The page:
Image courtesy of Steve Snodgrass
In 2010, the BBC produced a documentary series called The Genius of Design. I was taken with how design has changed over the last century and the influence it has had on so many areas of our lives. The other day, I heard a technology focused radio program which had an unusual guest considering his speciality. He is a woodworker who designs and crafts incredibly beautiful bespoke wood planers. He was in town to speak at a technology conference on the design process and how this can influence both form and function, no matter what the end product. While his target audience in this case was software and web designers, his message sparked some ideas for me in the area of curriculum and course design.
When I arrived at home, I did a little digging online and I stumbled on this ‘design manifesto’ by Stephen Hay. Stephen takes readers through the process of how to be more consistent and creative with their design work. Obviously, this is written for a different audience, that of web designers, but after reading this short document, I was intrigued at how much this parallels the design process in creating courses and programs for education. Stephen sets out five steps in the ‘design funnel’: Continue reading Designing
Image courtesy of Keith Kissel
I have a feeling this is going to be a rather short post, but this thought has been taking up space in my brain for too long and needs to get out. I also have a feeling that this isn’t going to be as clear as it seems to be in my head at the moment. Here goes nothing.
I think we have become lazy when it comes to preparing lessons. Okay, that is a bit harsh, but I think there is at least an element of truth to that. When I became an English language instructor back in [date as been removed to protect the age of the writer], we didn’t have the internet; we had to make our lessons from scratch! Actually, that isn’t entirely true, we did have a shelf full of books with some lesson ideas and photocopiable activities (thanks, Jill Hadfield!). I remember spending hours planning, prepping, cutting, glueing, copying, stapling, etc., just to get ready for the next day (I even used stencils and clipart!). I wouldn’t say that my lessons were anything fabulous (actually, I shudder in horror at some of the things that I did), but I did attempt to tailor my lessons to the group I was teaching.
My fear at the moment is that we have become so reliant on the what and not on the why. Continue reading Considering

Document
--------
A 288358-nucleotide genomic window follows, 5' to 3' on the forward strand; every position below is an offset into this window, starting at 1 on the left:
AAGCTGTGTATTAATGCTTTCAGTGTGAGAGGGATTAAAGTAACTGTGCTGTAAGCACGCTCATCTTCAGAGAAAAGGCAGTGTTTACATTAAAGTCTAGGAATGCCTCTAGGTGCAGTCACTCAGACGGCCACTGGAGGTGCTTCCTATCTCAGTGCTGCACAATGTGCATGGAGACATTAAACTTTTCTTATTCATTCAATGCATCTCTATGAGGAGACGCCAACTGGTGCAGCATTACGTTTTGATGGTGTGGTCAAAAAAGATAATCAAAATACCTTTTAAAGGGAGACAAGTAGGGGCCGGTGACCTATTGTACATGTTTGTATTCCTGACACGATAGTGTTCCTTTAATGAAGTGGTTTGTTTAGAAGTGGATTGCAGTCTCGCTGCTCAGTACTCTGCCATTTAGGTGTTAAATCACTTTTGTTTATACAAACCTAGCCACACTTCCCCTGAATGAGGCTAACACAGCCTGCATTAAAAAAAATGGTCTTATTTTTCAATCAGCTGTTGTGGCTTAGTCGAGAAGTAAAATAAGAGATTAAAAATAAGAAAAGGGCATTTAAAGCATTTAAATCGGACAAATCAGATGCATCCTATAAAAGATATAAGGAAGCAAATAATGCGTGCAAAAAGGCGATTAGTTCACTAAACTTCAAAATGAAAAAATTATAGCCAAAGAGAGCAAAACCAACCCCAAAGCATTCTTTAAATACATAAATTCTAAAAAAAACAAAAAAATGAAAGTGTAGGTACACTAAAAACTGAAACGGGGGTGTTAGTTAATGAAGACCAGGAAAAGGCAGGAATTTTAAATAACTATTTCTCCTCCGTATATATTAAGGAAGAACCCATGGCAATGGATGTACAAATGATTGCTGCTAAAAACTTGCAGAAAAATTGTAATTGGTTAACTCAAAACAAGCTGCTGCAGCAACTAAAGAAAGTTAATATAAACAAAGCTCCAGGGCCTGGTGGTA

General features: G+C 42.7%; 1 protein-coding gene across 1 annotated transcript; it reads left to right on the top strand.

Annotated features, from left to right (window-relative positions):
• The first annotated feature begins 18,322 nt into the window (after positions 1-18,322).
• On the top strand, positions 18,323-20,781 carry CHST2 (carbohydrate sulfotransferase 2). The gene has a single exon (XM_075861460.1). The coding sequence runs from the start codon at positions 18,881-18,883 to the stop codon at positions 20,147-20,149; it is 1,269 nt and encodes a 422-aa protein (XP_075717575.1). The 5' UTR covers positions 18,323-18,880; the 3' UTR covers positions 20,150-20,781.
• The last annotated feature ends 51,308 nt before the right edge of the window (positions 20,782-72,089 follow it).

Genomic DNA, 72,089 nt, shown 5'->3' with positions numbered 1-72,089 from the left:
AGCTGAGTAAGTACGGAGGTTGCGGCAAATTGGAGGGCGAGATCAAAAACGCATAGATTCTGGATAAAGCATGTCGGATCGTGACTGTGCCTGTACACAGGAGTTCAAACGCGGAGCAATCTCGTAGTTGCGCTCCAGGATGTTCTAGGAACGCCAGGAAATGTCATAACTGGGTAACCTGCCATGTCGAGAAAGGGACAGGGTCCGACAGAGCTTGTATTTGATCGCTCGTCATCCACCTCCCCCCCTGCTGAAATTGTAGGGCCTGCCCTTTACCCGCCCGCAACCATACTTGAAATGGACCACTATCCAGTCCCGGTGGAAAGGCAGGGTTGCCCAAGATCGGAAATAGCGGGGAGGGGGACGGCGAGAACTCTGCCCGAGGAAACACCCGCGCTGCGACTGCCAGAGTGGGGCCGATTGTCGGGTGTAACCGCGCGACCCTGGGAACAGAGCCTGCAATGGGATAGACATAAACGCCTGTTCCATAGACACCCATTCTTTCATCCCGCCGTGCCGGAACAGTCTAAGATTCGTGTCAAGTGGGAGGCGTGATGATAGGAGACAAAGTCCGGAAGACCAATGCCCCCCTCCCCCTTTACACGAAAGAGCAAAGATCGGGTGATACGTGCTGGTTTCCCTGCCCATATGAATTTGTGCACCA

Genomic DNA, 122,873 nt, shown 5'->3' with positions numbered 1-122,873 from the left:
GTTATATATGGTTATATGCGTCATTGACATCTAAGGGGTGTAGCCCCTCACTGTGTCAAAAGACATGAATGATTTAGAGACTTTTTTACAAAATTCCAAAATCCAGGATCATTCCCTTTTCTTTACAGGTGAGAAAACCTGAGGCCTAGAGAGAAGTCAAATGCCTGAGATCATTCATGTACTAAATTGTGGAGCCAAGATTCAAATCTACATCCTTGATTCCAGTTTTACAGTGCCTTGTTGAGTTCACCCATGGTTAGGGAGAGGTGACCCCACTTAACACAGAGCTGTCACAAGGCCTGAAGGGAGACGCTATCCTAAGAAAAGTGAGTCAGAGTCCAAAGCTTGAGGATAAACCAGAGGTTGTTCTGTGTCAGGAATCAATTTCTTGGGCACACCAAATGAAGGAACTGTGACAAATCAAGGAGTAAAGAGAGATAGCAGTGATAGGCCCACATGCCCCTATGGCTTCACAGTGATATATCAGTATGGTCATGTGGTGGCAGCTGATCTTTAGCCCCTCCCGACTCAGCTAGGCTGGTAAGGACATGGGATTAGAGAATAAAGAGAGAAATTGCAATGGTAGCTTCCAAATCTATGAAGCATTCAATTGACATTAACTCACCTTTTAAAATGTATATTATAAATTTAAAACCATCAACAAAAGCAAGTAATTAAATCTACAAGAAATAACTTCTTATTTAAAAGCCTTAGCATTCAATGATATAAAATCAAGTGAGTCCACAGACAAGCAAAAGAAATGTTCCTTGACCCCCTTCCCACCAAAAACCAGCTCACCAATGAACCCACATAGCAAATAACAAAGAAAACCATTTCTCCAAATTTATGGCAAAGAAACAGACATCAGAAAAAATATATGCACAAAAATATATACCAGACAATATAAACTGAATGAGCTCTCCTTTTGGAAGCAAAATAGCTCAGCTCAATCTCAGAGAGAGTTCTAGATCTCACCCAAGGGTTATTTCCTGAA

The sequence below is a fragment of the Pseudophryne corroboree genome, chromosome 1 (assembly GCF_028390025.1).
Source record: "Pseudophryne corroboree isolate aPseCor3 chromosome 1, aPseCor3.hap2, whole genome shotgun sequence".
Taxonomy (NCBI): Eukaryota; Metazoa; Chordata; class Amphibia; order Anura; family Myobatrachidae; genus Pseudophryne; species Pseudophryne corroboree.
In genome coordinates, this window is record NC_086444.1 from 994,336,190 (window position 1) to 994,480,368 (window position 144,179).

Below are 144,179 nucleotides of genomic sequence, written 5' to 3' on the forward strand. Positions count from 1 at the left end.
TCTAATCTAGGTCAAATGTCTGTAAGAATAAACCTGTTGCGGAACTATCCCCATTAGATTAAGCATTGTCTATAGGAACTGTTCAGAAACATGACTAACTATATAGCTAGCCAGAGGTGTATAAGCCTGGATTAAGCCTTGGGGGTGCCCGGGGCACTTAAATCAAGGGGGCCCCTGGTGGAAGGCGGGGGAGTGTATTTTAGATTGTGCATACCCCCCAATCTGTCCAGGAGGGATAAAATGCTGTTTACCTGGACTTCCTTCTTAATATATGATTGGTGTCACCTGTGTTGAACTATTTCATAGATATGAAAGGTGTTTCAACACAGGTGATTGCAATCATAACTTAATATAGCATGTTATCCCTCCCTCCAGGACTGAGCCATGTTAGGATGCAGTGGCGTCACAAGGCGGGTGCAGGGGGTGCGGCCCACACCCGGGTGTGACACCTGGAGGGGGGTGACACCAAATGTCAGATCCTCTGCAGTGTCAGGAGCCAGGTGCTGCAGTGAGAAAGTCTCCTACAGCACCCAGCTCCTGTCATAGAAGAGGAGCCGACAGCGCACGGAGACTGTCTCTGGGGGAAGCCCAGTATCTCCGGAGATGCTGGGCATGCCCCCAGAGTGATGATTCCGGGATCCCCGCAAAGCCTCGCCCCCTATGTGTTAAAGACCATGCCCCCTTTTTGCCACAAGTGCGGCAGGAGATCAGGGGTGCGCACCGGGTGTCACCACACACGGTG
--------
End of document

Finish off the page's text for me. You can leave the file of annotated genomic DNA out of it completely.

Image courtesy of Jack Hynes
I’m back! For those that actually read my blog, I apologize for the long hiatus. In keeping with the spirit of this blog and my single word titles, I give you my one word excuses: testing, marking, moving, celebrating, moving, searching, moving, buying, interviewing, accepting, learning, teaching, preparing, sleeping. There, does that help?
There have been a few things floating around in my mind lately (but only a few), most of them related to assessment. My current frustration is with ‘teaching to the test’, often associated with washback (not to be mistaken for backwash which is just gross). I am getting ahead of myself. Let me back track a bit. Continue reading Testing
Image courtesy of Jaymis Loveday
Yesterday, I stumbled upon this article by Ian McGrath on the use of metaphor to describe how teachers and students view coursebooks in the English language classroom. The article was interesting in itself and I may eventually get around to exploring it in depth in a future post, but the topic did cause me to think about which metaphor I would use to describe coursebooks. My metaphor came quickly enough and started to snowball after that. I will try my best to unravel it a bit for you. Continue reading Travelling
Image courtesy of the San Jose Public Library
When I was a young boy growing up in British Columbia, we had an educational channel on TV called The Knowledge Network. One of the unique features at the time was that you could take distance classes from Athabasca University that used content being broadcast on The Knowledge Network as part of the lecture material for the course. I remember thinking as a kid that this was pretty cool.
Fast-forward to today and this is hardly groundbreaking. We can access material on-demand and on various platforms. We can even interact with one another using Skype or Google Hangouts, attend webinars, and tweet with professionals from around the world including renowned authors, professors, and other professionals.
So, where does this leave us? The latest trend is in the area of blended learning called flipping. Continue reading Flipping